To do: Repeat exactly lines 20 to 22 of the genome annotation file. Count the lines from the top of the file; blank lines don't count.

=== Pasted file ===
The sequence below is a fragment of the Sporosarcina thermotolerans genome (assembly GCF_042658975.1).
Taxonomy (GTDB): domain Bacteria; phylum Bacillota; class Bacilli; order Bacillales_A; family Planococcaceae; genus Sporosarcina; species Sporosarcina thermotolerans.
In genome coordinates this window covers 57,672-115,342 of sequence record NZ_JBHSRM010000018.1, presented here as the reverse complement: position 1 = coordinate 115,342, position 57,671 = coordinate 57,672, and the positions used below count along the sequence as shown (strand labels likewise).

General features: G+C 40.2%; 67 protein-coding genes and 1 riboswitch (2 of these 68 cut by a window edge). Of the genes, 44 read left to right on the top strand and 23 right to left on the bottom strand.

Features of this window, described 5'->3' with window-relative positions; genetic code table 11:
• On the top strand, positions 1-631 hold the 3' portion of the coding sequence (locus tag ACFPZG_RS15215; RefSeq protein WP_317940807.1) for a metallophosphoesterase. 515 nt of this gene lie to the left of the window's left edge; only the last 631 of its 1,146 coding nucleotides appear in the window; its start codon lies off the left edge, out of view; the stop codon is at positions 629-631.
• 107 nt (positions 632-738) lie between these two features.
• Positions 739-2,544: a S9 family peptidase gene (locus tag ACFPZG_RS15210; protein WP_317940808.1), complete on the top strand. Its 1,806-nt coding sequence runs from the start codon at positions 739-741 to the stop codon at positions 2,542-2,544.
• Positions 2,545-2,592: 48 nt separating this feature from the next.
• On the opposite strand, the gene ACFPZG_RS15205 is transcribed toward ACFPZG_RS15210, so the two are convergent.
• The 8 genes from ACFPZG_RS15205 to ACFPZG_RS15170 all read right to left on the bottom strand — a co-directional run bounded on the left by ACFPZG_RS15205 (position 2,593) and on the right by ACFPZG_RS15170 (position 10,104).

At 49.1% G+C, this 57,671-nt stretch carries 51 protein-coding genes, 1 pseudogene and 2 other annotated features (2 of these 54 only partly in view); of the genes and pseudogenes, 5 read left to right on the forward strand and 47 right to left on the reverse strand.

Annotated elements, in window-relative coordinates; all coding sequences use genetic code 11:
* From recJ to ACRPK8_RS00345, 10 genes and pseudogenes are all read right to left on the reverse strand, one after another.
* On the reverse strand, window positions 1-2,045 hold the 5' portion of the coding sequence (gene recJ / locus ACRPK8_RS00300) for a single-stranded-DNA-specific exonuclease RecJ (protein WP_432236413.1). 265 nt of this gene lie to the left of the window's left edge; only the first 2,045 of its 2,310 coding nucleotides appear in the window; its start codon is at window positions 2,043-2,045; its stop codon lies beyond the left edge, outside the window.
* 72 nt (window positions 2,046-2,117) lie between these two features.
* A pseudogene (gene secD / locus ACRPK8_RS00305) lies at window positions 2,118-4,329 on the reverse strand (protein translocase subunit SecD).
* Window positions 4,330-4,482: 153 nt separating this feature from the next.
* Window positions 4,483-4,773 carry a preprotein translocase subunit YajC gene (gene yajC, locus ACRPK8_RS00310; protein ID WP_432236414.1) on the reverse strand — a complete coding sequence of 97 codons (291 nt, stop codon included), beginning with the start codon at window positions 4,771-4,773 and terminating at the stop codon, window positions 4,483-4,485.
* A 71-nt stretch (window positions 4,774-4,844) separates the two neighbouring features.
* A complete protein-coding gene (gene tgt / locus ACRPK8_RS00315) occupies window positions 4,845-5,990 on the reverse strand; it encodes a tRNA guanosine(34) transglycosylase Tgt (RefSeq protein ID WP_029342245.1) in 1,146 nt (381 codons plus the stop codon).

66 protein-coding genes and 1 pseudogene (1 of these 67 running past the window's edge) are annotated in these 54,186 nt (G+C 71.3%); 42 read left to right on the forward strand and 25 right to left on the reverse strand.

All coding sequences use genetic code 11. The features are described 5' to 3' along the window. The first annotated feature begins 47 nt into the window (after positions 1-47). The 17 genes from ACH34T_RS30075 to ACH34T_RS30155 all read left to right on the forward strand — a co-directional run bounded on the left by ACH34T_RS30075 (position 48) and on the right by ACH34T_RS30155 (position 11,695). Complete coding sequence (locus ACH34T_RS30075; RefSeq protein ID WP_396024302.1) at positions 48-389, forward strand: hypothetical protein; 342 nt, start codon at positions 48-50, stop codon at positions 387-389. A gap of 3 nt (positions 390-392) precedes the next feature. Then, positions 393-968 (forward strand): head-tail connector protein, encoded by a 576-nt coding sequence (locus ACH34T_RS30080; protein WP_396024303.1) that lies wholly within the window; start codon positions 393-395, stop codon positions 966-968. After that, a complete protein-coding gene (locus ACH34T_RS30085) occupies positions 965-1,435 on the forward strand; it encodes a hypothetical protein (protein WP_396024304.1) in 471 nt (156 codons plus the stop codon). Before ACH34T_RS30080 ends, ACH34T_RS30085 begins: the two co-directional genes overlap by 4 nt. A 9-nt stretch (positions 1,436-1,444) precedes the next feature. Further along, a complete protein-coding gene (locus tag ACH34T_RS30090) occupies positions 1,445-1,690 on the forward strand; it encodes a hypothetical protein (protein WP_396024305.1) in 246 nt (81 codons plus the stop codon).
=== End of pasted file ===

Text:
* A 71-nt stretch (window positions 4,774-4,844) separates the two neighbouring features.
* A complete protein-coding gene (gene tgt / locus ACRPK8_RS00315) occupies window positions 4,845-5,990 on the reverse strand; it encodes a tRNA guanosine(34) transglycosylase Tgt (RefSeq protein ID WP_029342245.1) in 1,146 nt (381 codons plus the stop codon).

66 protein-coding genes and 1 pseudogene (1 of these 67 running past the window's edge) are annotated in these 54,186 nt (G+C 71.3%); 42 read left to right on the forward strand and 25 right to left on the reverse strand.